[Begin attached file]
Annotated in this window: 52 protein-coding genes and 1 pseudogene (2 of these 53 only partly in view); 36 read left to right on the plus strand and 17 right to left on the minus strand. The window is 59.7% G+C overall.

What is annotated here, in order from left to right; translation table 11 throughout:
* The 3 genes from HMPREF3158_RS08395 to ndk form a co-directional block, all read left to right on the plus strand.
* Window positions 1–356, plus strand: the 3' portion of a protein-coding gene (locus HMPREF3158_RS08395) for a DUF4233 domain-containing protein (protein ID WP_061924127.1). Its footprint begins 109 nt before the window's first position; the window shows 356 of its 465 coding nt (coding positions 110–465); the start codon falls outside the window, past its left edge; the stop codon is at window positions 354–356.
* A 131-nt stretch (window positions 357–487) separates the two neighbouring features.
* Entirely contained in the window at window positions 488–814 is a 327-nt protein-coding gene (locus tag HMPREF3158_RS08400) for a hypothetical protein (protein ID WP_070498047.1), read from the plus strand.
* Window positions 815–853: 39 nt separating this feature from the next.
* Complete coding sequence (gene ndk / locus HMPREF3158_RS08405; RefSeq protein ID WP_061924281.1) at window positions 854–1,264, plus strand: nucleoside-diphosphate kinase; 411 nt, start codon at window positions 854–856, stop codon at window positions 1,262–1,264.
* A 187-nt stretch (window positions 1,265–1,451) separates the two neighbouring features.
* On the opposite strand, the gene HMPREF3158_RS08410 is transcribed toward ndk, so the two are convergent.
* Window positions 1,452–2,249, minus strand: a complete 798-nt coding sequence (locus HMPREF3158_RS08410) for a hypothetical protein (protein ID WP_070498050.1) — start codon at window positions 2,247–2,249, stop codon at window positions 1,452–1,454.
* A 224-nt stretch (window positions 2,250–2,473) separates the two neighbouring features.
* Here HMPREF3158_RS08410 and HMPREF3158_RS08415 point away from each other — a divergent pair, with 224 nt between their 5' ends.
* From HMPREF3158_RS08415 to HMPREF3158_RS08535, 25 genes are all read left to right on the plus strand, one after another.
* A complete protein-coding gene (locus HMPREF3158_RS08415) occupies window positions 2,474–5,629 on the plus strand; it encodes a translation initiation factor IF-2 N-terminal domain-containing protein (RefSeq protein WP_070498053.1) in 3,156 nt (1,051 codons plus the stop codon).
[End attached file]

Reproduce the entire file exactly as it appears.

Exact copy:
Annotated in this window: 52 protein-coding genes and 1 pseudogene (2 of these 53 only partly in view); 36 read left to right on the plus strand and 17 right to left on the minus strand. The window is 59.7% G+C overall.

What is annotated here, in order from left to right; translation table 11 throughout:
* The 3 genes from HMPREF3158_RS08395 to ndk form a co-directional block, all read left to right on the plus strand.
* Window positions 1–356, plus strand: the 3' portion of a protein-coding gene (locus HMPREF3158_RS08395) for a DUF4233 domain-containing protein (protein ID WP_061924127.1). Its footprint begins 109 nt before the window's first position; the window shows 356 of its 465 coding nt (coding positions 110–465); the start codon falls outside the window, past its left edge; the stop codon is at window positions 354–356.
* A 131-nt stretch (window positions 357–487) separates the two neighbouring features.
* Entirely contained in the window at window positions 488–814 is a 327-nt protein-coding gene (locus tag HMPREF3158_RS08400) for a hypothetical protein (protein ID WP_070498047.1), read from the plus strand.
* Window positions 815–853: 39 nt separating this feature from the next.
* Complete coding sequence (gene ndk / locus HMPREF3158_RS08405; RefSeq protein ID WP_061924281.1) at window positions 854–1,264, plus strand: nucleoside-diphosphate kinase; 411 nt, start codon at window positions 854–856, stop codon at window positions 1,262–1,264.
* A 187-nt stretch (window positions 1,265–1,451) separates the two neighbouring features.
* On the opposite strand, the gene HMPREF3158_RS08410 is transcribed toward ndk, so the two are convergent.
* Window positions 1,452–2,249, minus strand: a complete 798-nt coding sequence (locus HMPREF3158_RS08410) for a hypothetical protein (protein ID WP_070498050.1) — start codon at window positions 2,247–2,249, stop codon at window positions 1,452–1,454.
* A 224-nt stretch (window positions 2,250–2,473) separates the two neighbouring features.
* Here HMPREF3158_RS08410 and HMPREF3158_RS08415 point away from each other — a divergent pair, with 224 nt between their 5' ends.
* From HMPREF3158_RS08415 to HMPREF3158_RS08535, 25 genes are all read left to right on the plus strand, one after another.
* A complete protein-coding gene (locus HMPREF3158_RS08415) occupies window positions 2,474–5,629 on the plus strand; it encodes a translation initiation factor IF-2 N-terminal domain-containing protein (RefSeq protein WP_070498053.1) in 3,156 nt (1,051 codons plus the stop codon).